Rosa Lemus Carlos grew up at Simons Brick Company Yard No. 3 in Montebello, California, her father a decades-long employee there. Simons Brick Company, established in the Los Angeles area before the turn of the last century, grew to become the biggest brick producer in the world, making the millions of bricks that were used to build much of Los Angeles, San Francisco and cities throughout the nation.
Simons imported thousands of Mexican workers and their families to Los Angeles in order to work and live at their 300 acre facility. Simons was almost literally a Mexican town, where generations of Spanish-speaking workers and their families lived, worked, went to school, worshiped and shopped – and died.
The work of making bricks was back-breaking and pay was low. But as Rosa Carlos’ interview shows, their lives there (and that of their families) were centered around far more than just grueling work: Simons families’ cultural and social life was multi-layered, multi-faceted and enriching in its own way. The Simons Brick Company went bankrupt in the 1950s and closed after more than sixty years of existence, due to changing construction methods causing brick sales to decline drastically. The shanty homes of the workers and their families were condemned and demolished, along with the entire brick yard. Hundreds of Mexican residents saw their homes torn down and the debris set afire, but their memories of their lives at Simons lived on.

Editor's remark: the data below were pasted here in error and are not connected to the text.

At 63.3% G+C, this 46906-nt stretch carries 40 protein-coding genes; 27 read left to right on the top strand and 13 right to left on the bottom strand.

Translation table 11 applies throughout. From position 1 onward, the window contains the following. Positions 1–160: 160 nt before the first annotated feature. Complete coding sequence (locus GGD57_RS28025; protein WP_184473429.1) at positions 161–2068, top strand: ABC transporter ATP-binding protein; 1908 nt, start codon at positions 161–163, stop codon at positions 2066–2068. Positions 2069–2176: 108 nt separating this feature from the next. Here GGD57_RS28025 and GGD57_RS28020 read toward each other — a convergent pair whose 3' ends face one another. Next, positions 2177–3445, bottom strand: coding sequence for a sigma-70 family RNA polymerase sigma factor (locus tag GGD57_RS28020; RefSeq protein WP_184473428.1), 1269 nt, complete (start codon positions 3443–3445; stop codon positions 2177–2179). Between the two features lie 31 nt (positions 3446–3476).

Rosa’s recollections are both moving and enlightening.
Watch it below.